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On Wednesday, California became the first U.S. state to require solar panels on new homes, a move that signifies solar’s move into the mainstream. The measure will require units built after Jan. 1, 2020 to adopt the standards set by the California Energy Commission.
The Commission unanimously approved the new standards, which are expected to increase home prices by about $10,000.
The standards focus on four key areas: smart residential photovoltaic systems, updated thermal envelope standards (preventing heat transfer from the interior to exterior and vice versa), residential and nonresidential ventilation requirements, and nonresidential lighting requirements. The ventilation measures improve indoor air quality, protecting homeowners from air pollution originating from outdoor and indoor sources. For the first time, the standards also establish requirements for newly constructed healthcare facilities.
“Under these new standards, buildings will perform better than ever, at the same time they contribute to a reliable grid,” Commissioner Andrew McAllister said in a release. “The buildings that Californians buy and live in will operate very efficiently while generating their own clean energy. They will cost less to operate, have healthy indoor air and provide a platform for ‘smart’ technologies that will propel the state even further down the road to a low emissions future.”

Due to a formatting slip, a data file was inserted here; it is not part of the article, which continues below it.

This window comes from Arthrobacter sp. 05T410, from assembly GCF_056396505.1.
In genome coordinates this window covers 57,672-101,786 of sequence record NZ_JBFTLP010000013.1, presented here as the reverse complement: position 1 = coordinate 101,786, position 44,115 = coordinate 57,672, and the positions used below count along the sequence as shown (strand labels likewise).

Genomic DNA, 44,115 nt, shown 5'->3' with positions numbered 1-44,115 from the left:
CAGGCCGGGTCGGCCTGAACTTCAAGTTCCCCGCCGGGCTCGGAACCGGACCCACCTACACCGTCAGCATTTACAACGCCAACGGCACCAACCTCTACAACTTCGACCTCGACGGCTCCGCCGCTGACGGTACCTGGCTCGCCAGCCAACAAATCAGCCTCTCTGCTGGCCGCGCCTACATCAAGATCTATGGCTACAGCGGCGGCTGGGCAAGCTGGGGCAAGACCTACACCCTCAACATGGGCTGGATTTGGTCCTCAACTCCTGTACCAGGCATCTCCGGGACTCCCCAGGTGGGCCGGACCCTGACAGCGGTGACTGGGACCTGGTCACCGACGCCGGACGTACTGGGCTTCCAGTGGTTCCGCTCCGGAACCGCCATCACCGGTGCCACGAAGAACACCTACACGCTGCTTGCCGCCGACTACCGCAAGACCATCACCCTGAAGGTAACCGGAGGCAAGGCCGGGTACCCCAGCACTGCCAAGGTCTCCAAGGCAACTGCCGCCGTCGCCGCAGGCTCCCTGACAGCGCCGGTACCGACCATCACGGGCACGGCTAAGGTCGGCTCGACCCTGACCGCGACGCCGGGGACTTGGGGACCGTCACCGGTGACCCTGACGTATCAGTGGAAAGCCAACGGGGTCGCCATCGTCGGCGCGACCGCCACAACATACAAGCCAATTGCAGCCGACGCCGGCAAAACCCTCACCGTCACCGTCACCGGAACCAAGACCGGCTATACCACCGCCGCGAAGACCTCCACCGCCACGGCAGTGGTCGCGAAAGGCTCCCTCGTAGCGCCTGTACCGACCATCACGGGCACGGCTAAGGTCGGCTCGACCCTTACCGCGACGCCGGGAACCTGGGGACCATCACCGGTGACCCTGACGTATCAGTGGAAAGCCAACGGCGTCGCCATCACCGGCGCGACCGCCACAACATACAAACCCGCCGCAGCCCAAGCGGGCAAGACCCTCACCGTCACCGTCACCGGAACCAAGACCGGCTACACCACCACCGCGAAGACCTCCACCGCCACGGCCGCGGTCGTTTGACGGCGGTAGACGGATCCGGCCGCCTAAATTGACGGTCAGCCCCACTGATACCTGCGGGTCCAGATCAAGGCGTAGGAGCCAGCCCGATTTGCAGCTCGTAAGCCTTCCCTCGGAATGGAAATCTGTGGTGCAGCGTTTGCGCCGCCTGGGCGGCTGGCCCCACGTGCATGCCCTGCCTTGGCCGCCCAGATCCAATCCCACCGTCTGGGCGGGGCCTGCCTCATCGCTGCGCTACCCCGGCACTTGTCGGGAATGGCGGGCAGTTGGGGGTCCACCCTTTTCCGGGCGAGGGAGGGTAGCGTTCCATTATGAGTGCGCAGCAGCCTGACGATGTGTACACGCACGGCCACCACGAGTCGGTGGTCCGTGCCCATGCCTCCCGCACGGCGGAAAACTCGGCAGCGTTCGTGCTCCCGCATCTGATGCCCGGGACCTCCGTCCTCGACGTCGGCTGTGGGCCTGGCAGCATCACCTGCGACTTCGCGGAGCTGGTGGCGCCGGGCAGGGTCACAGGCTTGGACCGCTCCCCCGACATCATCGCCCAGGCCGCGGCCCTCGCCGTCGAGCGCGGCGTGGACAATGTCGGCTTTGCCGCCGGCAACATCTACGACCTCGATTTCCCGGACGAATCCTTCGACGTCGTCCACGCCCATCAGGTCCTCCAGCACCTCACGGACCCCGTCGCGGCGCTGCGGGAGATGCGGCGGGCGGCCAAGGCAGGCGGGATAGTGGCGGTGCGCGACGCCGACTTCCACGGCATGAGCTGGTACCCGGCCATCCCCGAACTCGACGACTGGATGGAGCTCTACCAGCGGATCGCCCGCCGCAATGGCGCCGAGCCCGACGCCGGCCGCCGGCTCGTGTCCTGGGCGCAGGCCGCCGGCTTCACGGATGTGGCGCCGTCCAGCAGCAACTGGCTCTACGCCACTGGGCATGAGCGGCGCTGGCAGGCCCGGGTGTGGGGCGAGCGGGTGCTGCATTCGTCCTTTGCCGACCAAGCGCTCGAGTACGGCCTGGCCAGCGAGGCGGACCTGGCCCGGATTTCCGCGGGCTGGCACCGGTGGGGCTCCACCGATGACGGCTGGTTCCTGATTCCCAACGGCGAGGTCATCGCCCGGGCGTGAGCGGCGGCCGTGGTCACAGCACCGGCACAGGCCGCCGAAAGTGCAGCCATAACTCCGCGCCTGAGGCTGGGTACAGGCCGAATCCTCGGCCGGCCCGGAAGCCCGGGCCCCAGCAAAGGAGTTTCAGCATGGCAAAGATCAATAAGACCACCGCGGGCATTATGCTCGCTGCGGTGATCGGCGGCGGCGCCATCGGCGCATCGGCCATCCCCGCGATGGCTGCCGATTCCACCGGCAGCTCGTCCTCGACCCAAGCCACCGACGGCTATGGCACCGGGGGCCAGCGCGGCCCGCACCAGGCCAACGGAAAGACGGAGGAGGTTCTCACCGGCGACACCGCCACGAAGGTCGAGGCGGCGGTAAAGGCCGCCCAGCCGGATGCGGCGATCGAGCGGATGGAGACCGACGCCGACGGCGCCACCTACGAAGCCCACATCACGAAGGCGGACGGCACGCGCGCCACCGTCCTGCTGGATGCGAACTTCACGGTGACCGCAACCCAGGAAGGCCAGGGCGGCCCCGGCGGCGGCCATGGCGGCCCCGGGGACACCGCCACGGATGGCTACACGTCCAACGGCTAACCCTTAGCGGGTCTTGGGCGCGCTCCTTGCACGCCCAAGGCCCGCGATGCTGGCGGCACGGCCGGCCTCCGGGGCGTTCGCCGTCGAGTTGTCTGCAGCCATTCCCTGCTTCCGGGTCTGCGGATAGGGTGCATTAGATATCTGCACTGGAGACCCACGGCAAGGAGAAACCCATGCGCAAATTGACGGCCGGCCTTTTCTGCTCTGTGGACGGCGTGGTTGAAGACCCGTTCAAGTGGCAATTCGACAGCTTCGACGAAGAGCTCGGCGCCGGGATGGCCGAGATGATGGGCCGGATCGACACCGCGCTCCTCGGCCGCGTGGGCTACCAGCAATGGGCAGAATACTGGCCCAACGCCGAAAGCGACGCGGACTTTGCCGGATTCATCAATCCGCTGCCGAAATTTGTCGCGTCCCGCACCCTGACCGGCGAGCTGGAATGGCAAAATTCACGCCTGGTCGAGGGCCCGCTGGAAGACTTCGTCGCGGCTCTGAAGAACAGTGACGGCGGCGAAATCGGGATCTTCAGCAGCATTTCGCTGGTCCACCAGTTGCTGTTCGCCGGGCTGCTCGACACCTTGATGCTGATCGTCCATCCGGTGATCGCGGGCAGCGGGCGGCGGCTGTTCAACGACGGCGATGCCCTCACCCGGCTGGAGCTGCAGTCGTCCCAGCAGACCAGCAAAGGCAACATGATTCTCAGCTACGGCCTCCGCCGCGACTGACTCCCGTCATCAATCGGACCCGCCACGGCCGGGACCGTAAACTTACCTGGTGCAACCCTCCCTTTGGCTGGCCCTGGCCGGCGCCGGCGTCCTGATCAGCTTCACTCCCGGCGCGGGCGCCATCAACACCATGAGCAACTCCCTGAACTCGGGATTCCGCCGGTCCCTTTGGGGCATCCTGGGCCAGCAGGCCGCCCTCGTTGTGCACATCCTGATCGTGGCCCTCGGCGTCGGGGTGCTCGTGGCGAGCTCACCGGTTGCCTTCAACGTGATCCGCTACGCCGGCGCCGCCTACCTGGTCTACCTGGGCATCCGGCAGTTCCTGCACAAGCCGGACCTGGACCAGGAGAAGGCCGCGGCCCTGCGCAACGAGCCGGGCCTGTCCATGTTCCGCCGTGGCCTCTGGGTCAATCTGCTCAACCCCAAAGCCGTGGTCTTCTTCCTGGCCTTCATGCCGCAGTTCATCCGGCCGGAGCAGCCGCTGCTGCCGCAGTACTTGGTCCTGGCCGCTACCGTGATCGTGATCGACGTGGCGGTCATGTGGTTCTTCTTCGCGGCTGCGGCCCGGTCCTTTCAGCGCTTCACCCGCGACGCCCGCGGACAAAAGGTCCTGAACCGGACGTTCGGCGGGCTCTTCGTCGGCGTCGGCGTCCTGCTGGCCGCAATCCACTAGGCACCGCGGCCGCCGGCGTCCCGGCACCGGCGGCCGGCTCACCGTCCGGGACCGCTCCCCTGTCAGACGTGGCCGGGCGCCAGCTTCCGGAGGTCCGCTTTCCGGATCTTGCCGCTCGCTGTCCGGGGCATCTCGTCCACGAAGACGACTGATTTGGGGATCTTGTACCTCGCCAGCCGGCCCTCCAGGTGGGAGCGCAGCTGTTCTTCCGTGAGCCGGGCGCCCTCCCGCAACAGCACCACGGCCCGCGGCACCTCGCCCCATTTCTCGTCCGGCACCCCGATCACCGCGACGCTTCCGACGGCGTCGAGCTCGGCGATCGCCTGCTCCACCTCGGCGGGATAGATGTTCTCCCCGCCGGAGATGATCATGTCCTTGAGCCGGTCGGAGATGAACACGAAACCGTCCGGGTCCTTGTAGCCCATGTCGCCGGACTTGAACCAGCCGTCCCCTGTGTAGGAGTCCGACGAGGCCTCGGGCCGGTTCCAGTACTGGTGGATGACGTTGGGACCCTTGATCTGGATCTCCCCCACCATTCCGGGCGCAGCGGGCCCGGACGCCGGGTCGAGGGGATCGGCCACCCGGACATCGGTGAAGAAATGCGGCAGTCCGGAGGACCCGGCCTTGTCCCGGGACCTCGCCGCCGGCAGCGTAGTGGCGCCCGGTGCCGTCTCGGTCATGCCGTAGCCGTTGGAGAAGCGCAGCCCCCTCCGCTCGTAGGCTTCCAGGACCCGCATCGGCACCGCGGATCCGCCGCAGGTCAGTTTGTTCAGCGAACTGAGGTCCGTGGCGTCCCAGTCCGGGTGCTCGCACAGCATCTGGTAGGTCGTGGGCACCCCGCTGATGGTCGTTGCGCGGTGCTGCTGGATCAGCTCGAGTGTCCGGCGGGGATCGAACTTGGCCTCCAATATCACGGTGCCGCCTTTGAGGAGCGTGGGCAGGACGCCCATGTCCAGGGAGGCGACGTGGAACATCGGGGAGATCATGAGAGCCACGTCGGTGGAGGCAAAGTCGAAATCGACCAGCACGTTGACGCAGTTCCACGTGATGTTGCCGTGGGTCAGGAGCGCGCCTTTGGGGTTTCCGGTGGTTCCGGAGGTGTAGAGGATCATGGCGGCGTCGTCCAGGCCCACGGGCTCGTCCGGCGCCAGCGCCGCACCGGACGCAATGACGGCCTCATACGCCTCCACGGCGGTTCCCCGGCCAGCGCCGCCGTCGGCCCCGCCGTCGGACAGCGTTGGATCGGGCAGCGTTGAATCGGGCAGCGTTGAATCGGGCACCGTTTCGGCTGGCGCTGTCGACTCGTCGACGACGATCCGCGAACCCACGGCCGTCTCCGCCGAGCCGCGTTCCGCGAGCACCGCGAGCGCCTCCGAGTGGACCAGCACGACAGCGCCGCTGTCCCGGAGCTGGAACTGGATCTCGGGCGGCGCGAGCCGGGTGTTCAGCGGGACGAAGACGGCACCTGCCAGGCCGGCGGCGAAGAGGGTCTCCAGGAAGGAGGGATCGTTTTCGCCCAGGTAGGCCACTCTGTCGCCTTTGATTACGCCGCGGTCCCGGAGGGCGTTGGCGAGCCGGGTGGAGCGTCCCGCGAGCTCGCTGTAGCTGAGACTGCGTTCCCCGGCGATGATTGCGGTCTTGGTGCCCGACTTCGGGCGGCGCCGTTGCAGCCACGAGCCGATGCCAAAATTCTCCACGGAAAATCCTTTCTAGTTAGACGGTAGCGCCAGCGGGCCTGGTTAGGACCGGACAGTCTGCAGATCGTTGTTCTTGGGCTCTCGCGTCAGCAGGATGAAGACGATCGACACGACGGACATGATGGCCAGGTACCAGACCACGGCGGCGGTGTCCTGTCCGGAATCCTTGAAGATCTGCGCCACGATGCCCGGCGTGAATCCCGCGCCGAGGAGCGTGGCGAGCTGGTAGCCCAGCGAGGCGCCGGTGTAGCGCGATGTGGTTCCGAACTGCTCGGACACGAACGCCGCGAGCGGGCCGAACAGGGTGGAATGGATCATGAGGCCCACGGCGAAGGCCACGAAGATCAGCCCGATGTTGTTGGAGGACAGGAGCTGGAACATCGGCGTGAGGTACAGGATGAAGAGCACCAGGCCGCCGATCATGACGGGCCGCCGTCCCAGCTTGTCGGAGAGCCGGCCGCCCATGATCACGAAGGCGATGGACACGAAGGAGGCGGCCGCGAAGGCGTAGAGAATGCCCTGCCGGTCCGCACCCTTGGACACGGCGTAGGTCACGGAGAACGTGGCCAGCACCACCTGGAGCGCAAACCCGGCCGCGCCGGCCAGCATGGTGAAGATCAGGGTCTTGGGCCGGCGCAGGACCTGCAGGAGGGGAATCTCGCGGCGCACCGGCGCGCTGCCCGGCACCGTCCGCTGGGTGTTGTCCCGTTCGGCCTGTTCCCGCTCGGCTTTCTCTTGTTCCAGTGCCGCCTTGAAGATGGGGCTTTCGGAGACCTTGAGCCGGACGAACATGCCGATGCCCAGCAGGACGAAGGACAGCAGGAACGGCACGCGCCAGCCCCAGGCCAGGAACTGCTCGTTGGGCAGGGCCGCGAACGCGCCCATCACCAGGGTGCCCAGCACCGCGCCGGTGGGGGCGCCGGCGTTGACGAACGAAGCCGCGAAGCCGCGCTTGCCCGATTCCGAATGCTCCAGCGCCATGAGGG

Under the new standards, nonresidential buildings will use about 30 percent less energy due mainly to lighting upgrades. For residential homeowners, based on a 30-year mortgage, the Energy Commission estimates that the standards will add about $40 to an average monthly payment, but save consumers $80 on monthly heating, cooling and lighting bills.
“With this adoption, the California Energy Commission has struck a fair balance between reducing greenhouse gas emissions while simultaneously limiting increased construction costs,” California Building Industry Association CEO and President Dan Dunmoyer said in a release. “We thank the Commissioners and their staff for working with the building industry during the past 18 months and adopting a set of cost-effective standards that ensures homebuyers will recoup their money over the life of the dwelling.”
California’s decision is certainly well received by the Tesla Energy division, which produces solar panels and battery storage systems. The company began earlier this year installing its solar roof product.
For more information about the standards, view the Commission’s frequently asked questions page.